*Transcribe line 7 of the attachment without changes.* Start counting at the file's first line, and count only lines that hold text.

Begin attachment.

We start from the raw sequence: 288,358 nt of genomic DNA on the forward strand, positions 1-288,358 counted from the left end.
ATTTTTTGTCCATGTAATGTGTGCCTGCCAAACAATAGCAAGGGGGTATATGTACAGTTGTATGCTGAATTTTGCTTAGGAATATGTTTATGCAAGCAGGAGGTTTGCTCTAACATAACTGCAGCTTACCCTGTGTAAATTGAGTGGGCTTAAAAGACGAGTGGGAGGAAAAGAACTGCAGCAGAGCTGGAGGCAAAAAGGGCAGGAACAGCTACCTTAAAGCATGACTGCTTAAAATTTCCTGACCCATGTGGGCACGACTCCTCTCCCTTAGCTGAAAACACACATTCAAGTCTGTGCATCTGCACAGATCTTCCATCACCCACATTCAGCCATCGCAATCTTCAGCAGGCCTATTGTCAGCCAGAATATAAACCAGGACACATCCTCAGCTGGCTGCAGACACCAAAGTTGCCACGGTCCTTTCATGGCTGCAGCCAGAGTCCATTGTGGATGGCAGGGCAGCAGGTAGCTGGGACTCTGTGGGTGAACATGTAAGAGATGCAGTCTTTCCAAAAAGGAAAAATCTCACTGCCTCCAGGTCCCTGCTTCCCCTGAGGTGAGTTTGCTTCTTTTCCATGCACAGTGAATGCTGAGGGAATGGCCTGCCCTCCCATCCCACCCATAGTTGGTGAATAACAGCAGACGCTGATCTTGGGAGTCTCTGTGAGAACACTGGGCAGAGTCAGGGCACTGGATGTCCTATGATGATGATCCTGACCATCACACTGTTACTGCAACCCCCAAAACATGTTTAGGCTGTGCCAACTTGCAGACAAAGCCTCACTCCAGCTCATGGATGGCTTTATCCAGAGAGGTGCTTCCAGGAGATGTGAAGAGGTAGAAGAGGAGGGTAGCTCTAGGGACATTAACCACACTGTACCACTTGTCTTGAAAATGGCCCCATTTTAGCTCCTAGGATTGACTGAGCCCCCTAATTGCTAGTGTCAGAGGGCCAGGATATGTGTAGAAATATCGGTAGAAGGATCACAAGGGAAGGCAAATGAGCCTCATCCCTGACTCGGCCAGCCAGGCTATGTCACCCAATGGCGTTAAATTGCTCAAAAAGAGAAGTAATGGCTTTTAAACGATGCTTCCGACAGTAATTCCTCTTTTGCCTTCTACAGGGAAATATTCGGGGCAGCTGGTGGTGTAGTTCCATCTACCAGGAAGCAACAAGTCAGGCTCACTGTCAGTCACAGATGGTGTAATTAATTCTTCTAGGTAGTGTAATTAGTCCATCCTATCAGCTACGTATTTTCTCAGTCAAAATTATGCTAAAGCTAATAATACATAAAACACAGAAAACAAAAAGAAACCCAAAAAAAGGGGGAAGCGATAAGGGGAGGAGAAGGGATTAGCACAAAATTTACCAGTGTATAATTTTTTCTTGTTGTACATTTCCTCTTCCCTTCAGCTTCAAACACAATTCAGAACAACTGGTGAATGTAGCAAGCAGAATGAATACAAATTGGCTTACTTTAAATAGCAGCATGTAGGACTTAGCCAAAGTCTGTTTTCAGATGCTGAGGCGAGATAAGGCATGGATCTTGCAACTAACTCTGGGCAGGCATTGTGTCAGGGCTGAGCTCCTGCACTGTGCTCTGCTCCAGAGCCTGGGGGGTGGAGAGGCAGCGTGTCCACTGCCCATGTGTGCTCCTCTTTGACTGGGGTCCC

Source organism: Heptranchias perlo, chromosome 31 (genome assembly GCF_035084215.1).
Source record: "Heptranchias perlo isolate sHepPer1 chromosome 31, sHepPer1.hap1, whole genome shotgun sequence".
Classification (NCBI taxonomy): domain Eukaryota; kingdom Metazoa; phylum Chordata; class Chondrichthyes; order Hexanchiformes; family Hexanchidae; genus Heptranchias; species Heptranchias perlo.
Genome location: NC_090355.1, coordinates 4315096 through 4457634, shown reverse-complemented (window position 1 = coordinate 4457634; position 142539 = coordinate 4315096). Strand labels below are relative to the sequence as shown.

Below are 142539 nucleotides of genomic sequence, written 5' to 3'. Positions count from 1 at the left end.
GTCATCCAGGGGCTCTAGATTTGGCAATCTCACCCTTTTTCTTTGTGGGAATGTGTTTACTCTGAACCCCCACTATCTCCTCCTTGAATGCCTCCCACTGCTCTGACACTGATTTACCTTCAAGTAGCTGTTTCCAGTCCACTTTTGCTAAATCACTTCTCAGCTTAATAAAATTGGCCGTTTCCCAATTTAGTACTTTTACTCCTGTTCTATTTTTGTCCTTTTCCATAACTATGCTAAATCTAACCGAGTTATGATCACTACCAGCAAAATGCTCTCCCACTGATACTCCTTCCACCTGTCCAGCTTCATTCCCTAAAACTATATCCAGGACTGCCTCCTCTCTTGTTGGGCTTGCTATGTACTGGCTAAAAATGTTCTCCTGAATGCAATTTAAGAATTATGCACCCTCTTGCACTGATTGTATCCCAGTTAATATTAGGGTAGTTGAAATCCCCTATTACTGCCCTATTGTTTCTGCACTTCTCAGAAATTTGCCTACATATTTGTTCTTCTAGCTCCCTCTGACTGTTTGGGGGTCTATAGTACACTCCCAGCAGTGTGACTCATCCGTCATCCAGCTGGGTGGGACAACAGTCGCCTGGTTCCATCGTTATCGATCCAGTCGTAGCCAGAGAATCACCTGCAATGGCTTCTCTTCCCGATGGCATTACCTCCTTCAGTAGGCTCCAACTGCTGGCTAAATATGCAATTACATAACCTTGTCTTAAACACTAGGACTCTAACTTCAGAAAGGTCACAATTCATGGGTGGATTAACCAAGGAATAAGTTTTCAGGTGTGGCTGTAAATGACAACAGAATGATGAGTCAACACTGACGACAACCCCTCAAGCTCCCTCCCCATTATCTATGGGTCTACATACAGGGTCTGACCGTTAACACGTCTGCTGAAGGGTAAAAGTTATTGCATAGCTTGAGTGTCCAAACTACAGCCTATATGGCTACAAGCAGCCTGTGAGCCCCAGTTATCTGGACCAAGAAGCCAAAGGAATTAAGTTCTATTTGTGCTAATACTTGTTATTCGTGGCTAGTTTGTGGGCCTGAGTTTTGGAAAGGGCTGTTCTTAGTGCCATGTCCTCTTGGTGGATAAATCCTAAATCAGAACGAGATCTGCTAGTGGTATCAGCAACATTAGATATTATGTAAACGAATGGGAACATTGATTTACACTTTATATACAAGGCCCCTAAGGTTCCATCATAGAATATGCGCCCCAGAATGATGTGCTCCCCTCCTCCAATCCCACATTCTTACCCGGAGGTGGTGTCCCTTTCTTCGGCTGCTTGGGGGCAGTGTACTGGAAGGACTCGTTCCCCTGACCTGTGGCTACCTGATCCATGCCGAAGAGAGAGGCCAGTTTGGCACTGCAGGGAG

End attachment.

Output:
Below are 142539 nucleotides of genomic sequence, written 5' to 3'. Positions count from 1 at the left end.